By Michael

Previous post: Goldschmidt 2016 Yokohama: the conference (part I)

I was fortunate to attend two field trips during my visit to Japan, both before and after the conference itself.

Fuji-Hakone: Spring, forest, cave, and volcanoes around the area

We left Yokohama to the village of Oshino, northeast of Mt Fuji, the location of Oshino Hakkai: the eight springs. This area used to be a lake, lava flows from Mt Fuji covered the lake completely and it dried up. However, groundwater coming from Mt Fuji are still feeding some ponds and springs in the village.

Oshino Hakkai springs

The village itself was a classical “village made out of souvenir shops” place, and it was our first introduction to some of the unusual products Japan has to offer. Having had no breakfast that morning, I bought about 250 grams of dried squid and nibbled on it until we had lunch. This was also our first experience with the Japanese nature. I don’t know if it’s the season or just the way it is, but everything seemed greener in Japan. The grass, the trees and all other vegetation just seemed to be a brighter shinier green than I’m used to in Australia or my home country of Israel. Magical.

A typical Oshino scene (excl. souvenir shops)

Our next stop was lunch. We were served traditional Japanese food, meaning things that you don’t know what they are and there is no point in asking. You just eat it, no questions asked, and it’s delicious. Following that, we arrived at a CO₂ monitoring station: the Fuji Hokuroku Flux Observation Site. Hidden deep within a forest on the foothills of Mt Fuji (which we did not see by the way because of fog and clouds), this station is monitoring the CO₂ emissions from decomposing soil beneath the trees using boxes that trap the emitted CO₂ for several minutes and then analyse it:

Our local guide explaining the CO₂ gadget

There was also a tower equipped with all kinds of measurement instruments:

A 30-metre wobbly aluminium tower which we climbed all the way to the top

My Fuji is famous for the abundance of caves around it. Most of these are lava caves, formed as the top layer of a lava flow solidifies while the interior was still flowing. You can see familiar lava flow textures such as pahoehoe, but inside a cave:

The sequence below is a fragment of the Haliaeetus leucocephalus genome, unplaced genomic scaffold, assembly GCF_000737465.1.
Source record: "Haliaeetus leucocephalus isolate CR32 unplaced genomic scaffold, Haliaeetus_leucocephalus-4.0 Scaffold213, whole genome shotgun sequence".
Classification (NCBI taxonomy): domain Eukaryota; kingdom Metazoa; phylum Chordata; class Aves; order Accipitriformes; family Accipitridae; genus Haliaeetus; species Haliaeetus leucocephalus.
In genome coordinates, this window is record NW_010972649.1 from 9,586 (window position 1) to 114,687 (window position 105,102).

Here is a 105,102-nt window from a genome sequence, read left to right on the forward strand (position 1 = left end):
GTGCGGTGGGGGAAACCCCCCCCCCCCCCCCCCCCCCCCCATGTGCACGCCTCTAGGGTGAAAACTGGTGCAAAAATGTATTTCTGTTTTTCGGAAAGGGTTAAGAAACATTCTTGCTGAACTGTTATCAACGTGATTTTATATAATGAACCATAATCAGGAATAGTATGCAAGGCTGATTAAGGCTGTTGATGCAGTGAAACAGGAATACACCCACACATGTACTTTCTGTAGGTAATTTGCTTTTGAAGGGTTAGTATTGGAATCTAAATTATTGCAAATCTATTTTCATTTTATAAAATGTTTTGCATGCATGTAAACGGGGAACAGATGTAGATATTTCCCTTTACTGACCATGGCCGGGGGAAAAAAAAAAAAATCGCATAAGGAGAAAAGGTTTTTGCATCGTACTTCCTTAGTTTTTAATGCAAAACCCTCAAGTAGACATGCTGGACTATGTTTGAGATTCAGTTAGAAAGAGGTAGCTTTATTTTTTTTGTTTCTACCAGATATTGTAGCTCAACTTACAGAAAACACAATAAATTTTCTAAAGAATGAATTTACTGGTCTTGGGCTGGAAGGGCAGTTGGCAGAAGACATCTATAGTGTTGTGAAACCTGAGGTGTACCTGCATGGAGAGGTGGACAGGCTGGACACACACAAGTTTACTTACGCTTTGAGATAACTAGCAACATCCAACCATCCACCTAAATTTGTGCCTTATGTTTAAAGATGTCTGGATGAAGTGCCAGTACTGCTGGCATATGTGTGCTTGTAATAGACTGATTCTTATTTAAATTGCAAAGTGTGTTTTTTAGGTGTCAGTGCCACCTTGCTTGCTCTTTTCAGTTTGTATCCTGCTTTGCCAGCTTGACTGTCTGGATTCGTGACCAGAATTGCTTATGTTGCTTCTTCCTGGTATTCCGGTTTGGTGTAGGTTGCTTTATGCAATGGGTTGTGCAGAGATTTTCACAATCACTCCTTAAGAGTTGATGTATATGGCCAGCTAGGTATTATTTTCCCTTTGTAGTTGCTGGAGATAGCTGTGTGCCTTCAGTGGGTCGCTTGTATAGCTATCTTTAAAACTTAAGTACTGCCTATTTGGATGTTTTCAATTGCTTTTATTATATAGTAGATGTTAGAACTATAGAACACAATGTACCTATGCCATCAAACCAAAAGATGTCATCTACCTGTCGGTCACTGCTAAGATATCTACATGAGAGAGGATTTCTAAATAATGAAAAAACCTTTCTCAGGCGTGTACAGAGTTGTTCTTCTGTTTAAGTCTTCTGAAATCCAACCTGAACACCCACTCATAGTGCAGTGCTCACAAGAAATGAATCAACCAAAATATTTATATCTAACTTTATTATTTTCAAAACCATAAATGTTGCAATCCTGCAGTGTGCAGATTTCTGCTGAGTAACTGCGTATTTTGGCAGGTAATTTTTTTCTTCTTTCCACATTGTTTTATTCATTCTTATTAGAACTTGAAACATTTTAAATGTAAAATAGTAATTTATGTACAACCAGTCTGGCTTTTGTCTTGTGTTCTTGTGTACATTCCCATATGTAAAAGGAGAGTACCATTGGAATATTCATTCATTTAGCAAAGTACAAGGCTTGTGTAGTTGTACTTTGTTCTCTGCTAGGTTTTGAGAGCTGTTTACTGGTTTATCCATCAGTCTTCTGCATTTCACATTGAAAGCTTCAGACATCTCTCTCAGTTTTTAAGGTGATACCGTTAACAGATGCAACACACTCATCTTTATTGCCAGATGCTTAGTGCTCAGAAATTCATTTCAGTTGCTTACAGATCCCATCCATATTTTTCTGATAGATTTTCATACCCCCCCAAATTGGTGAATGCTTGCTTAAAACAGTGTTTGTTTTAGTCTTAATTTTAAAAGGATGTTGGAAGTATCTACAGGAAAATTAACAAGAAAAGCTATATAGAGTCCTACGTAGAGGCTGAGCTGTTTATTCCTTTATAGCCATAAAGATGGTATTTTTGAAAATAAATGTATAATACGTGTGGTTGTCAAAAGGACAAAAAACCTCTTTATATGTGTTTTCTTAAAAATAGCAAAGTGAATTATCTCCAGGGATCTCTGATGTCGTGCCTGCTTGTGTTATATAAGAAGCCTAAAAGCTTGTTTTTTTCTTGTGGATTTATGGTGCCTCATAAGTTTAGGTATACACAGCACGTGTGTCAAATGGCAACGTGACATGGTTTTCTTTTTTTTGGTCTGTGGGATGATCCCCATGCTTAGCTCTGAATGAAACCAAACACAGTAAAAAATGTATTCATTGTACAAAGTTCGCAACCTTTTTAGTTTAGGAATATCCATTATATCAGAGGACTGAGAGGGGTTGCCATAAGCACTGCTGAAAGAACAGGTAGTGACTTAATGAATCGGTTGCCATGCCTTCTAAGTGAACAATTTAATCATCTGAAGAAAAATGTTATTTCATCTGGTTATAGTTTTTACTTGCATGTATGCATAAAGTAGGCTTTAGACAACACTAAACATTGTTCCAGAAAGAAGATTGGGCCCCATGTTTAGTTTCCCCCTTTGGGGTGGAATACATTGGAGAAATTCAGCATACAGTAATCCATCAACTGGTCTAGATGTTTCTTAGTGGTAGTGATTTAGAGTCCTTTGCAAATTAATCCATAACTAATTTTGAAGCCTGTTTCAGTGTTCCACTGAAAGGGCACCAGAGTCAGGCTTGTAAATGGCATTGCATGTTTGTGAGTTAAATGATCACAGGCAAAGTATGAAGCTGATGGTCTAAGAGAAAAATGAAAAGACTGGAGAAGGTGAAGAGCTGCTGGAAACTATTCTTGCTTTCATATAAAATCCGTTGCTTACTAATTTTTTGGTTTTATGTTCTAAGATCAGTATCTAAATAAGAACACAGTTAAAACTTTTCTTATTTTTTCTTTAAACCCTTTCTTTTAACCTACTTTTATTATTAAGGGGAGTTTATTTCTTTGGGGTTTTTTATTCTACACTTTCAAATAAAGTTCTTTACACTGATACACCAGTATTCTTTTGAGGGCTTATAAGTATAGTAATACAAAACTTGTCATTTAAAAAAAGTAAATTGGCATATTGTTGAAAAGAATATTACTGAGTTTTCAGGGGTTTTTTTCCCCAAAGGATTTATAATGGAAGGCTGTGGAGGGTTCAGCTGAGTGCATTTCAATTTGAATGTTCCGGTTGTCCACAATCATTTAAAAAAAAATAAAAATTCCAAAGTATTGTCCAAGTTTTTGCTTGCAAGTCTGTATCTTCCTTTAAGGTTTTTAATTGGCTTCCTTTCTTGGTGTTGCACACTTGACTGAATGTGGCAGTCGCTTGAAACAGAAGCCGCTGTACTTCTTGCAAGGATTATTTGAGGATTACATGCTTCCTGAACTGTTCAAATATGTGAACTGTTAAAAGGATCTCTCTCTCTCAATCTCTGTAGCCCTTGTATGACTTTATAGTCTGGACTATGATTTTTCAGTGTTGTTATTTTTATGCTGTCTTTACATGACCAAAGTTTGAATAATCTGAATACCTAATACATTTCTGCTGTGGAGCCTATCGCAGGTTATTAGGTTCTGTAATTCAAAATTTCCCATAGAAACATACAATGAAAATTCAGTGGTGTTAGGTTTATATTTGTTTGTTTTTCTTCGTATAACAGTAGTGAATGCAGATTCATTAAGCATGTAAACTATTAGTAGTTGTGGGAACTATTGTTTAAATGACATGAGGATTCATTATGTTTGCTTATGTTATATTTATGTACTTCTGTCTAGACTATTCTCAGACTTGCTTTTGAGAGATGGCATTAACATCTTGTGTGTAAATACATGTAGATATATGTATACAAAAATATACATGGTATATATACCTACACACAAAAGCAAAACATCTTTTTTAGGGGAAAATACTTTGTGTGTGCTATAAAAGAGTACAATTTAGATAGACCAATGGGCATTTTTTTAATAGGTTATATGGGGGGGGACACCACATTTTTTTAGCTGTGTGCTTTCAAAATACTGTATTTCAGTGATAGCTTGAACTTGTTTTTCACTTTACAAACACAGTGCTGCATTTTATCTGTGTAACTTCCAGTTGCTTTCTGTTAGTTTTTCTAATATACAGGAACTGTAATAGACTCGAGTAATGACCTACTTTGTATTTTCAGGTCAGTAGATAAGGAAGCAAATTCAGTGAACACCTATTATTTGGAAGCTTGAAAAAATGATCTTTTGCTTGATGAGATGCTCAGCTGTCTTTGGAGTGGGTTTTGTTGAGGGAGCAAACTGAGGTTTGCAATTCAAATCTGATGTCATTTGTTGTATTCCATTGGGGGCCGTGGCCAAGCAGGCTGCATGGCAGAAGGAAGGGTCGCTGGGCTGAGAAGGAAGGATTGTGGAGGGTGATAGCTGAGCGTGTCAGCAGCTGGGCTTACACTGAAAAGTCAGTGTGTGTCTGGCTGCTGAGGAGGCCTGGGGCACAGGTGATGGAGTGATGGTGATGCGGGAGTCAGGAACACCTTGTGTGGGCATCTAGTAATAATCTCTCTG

Pahoehoe. In a cave.

What’s neat about lava flows, is that they occasionally flow over fallen trees. Once the trees decompose you end up with lava tubes, sometime large enough that you can crawl in them.

Lava tree mould in a lava cave with a mandatory (lava) shrine

We also visited an ice cave. While it wasn’t a cave made out ice but rather a cave that people used to hold ice because it’s so cold inside, it was still impressive. The special lighting in the cave only added to the dramatic effect.

Ice held in yet another lava cave

The next morning we had our first glimpse of Mt Fuji! It cleared up for about 10 minutes so we could see it from our hotel room.

Mount Fuji in all of its glory, and a rather impressive lenticular cloud above it

We started the long climb (by bus) to the mountain, to a place called the 5th station which is situated about 2400 metres high. It has a souvenir shop (obviously) and some other things to cater to people who starting climbing (by foot) from this position. From this spot you could clearly see why it was not possible to see Fuji from anywhere.

Clouds below. If you can’t see them, they can’t see you!

Looking up didn’t help either, as we couldn’t see the top because of clouds.

The top ~500 metres of the mountain obscured by clouds